Simultaneous with the newest release, Facebook Designer Jeff Smith wrote about their goals in “Giving Back to the Design Community.” It’s clear that facebook.design is set to be an entirely new engagement point for the company, offering an opportunity to talk directly to a community as a leader that it never could via its primary .com site. As he says:
“Facebook.design is just getting started. Like most things at Facebook, it will be iterated on frequently. But we hope this becomes a place where designers can find great resources to grow as a designer and develop in their career. Ultimately, we hope we can help push our discipline forward.”
More recently, Facebook contributed further to the design community at large with the launch of origami.design, a prototyping tool used by Facebook’s own design team, now available to all.
We see the same thing looking at other sites; airbnb.design promotes Airbnb’s design events at their SF and NYC offices and as well functions as a general blog featuring a wide range of posts from UI designers to the interior designers of their offices. It also includes content that inspires the team artistically and creatively. It is clearly not their primary goal to get more designers booking rentals via airbnb.com. Instead, it allows them to become a vocal and recognized design destination and a top recruiter for designers.
The value of thought leadership and community recognition for recruiting is even more clear at telekom.design. There, T-Mobile, a brand that is associated with the comparatively conventional business of telephones, is giving its design department an exciting edge. The beautiful site clearly conveys that they are a design driven company and introduces you to their impressive team. Naturally, the most prominent option on the site is the “Jobs” tab.
What we see in well-known companies supplementing their .com sites with .design is a powerful statement on how important the collaborative culture of online design is to their success and how it guides their continued growth. The new .design domain allows major companies to cultivate design leadership and inspiring conversations in a way that would have never been possible on their main .com sites.
Since its inception in 1989, SmartShape Design has evolved from a one-man industrial design firm into an international organization. During that evolution, they opened up two offices in Cleveland, Ohio, as well as an office in Shenzhen, China, have grown to 20+ employees and produced a scope of work that has increased in both volume and vertical focus over time.
“Over the past decade we’ve expanded into a full-service consultancy that now offers in-house research facilities and full mechanical engineering capabilities along with our core expertise in industrial design. Additionally, SmartShape’s office in China operates as a contract manufacturer for projects of all shapes and sizes,” said Rachel Miller, SmartShape Design Marketing Coordinator.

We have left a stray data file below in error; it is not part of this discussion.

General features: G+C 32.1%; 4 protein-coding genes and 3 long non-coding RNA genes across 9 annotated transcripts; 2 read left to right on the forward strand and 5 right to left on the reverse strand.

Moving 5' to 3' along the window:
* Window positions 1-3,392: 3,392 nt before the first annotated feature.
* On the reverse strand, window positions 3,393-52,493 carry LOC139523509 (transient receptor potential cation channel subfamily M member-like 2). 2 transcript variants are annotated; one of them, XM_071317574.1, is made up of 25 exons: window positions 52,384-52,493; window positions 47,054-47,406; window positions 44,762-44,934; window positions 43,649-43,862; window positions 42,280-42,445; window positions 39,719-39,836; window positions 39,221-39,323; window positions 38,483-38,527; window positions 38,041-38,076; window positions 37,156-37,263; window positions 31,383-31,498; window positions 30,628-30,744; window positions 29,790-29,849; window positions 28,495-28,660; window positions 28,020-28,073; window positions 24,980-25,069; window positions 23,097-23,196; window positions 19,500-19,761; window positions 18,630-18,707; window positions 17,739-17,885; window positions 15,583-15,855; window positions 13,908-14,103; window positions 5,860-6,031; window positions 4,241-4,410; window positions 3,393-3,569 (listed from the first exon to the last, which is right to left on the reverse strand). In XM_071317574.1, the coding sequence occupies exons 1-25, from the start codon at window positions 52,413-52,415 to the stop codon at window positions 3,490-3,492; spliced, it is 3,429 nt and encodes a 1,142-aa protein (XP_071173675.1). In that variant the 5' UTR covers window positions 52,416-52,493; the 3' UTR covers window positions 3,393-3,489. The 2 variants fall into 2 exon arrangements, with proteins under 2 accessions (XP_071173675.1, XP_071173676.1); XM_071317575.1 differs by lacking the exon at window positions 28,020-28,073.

With their firm now employing business strategists, program managers, engineers with advanced degrees, and experts in tooling and manufacturing, the company is now, more than ever, a one-stop shop for many prospective product producers. “We are a turn-key operation that allows companies to work with us to flesh out their product ideas from start to finish. We can serve clients who need it all, or for others who only need a portion, we’re able to provide services specific to the needs of any product development lifecycle stage.”
As an industry, industrial design has been heavily affected by technological advancement. Considering that SmartShape has been in the business for close to 27 years, they’ve seen the brunt of it. “Shifts in technology have been one of the biggest changes [in this industry] – seeing technology evolve and making moves internally to adapt and meet the shift has been a fun challenge that we’ve been more than excited to meet head on, always moving to meet new needs.” Rachel told us, “Traditionally, our staff put pen to paper, but it’s all digital now. It will be interesting to see how the industry evolves even more to meet new and emerging design needs, modeling for advanced UX, wearable technology, and the age of the Internet of Things (IoT).”
Given the company’s willingness to adopt early, it should come as no surprise that SmartShape Design was so quick to find value in .design. “One of my colleagues came across a blog or a news story about .design becoming available and we hopped on it right away. We saw that .design was available and within two weeks we were smartshape.design.”
This wasn’t just a domain change, the SmartShape team also opted for smartshape.design email addresses, a company-wide pivot. Why were they prepared to make such a big change? “It is a shorter web address that says what we do and who we are, and conveniently and simply displays as our brand name. It made a lot of sense for us to take that leap,” said Rachel.